Wednesday, November 30, 2005

Bush Unfolds Iraq Strategy

President Bush, finally, gave a detailed accounting of the situation in Iraq and what the U.S. is attempting to accomplish, but like much that he has done with Iraq his presentation comes off flat.

While most of the details were obvious and already public, like training Iraqi security forces, the strategy paper reads like a laundry list. Instead of leading off with what has been accomplished in Iraq, the paper goes on for 12 pages discussing the overall situation. Finally, on page 13 there are several links to government reports that note major accomplishments.


It is terribly obvious that the paper was written by a committee using the most bland language imaginable. Couldn't Tom Clancy be hired on a freelance basis to punch up they story line?

Bush's staff knew that this was not a normal run of the mill report for meant only for internal government consumption. Instead, the president is using this strategy sheet to explain to the world what he is doing and to hopefully take down his naysayers in the process. The document should have shouted the Coalition's accomplishments. It should have made a boisterous point-by-point rebuttal against the arguments that the Iraq situation is a failure.

Instead it reads like an ingredient list on a box of cereal. "Look! Extra riboflavin."

My fear is the president's staff expected that Bush himself could sell the argument during his speeches over the next few days. If this is their intention then it was a major blunder.

President Bush is many things, but a good public speaker he is not.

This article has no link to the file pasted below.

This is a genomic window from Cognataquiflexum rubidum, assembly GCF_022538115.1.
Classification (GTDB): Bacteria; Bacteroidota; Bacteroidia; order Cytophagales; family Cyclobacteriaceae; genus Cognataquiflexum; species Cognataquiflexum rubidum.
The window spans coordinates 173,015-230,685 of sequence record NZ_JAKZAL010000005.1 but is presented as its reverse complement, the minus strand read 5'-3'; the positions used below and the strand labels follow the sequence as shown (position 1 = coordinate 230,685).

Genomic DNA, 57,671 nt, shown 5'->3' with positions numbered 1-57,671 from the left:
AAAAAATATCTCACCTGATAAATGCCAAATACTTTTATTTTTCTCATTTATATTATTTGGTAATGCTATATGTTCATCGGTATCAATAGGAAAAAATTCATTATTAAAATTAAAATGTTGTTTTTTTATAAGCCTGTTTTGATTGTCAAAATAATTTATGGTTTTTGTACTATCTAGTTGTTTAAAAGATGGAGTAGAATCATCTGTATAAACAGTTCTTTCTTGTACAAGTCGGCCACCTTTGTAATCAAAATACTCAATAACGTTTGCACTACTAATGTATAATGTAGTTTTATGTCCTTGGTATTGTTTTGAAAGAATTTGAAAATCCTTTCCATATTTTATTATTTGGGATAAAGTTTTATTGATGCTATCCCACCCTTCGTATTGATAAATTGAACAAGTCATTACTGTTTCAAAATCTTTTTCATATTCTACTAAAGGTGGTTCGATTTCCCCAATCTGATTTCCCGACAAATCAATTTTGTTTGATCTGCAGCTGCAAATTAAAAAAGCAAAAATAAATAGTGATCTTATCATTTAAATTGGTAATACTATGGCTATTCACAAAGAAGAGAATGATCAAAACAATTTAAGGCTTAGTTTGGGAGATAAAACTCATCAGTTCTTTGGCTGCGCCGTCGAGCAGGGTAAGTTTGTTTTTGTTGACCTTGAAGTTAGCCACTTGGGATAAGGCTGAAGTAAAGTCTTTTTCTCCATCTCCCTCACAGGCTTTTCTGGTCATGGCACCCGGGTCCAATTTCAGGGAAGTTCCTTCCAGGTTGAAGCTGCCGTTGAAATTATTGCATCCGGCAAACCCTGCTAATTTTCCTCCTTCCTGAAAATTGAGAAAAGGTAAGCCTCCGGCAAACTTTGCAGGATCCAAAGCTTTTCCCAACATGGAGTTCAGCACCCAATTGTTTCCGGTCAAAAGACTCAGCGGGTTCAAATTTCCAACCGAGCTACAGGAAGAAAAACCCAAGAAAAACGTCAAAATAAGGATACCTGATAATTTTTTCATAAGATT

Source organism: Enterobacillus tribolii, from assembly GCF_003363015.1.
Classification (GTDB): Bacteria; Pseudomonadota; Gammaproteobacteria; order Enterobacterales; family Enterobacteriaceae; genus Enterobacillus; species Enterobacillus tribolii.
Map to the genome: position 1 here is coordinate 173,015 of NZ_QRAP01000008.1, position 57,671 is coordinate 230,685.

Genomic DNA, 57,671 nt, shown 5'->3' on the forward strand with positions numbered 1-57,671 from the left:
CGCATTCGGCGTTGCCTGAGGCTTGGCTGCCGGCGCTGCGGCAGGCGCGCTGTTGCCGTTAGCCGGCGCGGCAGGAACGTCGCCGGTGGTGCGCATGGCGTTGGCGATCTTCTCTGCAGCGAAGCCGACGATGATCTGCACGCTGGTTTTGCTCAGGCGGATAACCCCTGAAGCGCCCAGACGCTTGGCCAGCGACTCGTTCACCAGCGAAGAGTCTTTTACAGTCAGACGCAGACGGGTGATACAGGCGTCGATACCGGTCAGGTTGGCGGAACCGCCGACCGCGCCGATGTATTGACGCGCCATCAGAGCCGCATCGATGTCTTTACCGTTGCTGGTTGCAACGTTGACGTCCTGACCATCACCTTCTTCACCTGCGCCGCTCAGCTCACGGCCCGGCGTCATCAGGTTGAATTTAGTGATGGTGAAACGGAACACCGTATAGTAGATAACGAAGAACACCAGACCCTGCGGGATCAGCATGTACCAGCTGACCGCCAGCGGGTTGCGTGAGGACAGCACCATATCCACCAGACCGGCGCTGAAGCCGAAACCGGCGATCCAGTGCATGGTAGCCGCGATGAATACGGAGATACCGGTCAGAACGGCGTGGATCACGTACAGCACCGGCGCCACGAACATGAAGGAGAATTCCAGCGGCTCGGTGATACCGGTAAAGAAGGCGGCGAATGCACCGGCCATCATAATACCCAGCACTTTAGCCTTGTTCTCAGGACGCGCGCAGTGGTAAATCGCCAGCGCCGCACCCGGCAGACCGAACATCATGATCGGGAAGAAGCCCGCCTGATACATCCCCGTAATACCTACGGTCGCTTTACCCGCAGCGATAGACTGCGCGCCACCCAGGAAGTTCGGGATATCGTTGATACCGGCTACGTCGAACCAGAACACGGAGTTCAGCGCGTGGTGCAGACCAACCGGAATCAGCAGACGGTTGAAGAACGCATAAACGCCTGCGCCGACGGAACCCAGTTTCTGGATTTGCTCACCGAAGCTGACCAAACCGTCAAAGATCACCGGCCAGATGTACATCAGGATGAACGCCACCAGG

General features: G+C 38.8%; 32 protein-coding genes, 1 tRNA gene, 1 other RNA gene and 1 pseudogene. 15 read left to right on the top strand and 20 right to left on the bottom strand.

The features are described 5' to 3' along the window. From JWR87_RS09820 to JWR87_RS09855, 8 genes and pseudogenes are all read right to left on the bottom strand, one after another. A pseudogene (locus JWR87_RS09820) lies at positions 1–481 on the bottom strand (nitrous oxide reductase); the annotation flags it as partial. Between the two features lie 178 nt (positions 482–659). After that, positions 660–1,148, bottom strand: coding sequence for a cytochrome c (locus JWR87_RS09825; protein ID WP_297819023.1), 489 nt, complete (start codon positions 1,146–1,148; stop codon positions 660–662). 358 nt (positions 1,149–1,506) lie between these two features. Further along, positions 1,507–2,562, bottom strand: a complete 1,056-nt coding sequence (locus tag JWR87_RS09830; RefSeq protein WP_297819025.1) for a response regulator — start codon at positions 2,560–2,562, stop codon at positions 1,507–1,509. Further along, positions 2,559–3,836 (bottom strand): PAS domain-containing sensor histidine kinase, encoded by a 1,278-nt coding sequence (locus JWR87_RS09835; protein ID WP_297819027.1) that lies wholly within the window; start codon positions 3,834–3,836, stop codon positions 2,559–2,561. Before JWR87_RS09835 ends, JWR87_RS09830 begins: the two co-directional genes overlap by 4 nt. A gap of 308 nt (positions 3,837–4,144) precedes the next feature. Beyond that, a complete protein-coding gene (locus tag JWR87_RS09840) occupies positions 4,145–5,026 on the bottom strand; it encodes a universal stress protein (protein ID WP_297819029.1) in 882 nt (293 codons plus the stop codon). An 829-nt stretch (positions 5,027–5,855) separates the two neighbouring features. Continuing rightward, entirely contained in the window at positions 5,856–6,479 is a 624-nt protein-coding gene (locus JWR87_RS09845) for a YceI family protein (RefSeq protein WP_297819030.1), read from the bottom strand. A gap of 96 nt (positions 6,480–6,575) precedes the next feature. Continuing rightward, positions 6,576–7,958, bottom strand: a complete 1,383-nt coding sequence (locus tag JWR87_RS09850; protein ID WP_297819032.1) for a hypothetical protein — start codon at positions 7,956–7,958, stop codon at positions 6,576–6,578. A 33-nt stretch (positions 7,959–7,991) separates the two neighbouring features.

Somebody in the White House has to say that the emperor has no clothes and explain to the president that he comes across just as his tormentors describe, as a not so bright individual who is in way over his head. This goes beyond simple mispronounciations, which anyone can make. He seemingly cannot speak off the top of his head, nor ad lib answers.

The document had to do the selling and it falls short.

Tuesday, November 29, 2005

Back To Beheadings

It would appear Iraqi terror groups want to give one of their old tactics another run.

Over the past few days the number of foreigners abducted and shown on the web has jumped. According the New York Times an American along with several Canadian, European and Iranians have been kidnapped in Iraq. This methodology was all the rage in Iraq last year when beheadings took place on what seemed to be a weekly basis. The killings proved useless as a method of inciting change and petered out, except for those involving local Iraqis kidnapped for ransom purpsoes.

This has to be a sign of desperation. When a terrorist is reduced to snatching people as dedicated to removing US forces from Iraq as the terrorists then he is certainly running out of options. Several of those captured belong to the anti-war group the Christian Peacemakers. These folks have been doing good deeds in Iraq for quite some time, but their humanitarianism and political stance did not protect them from the crazies.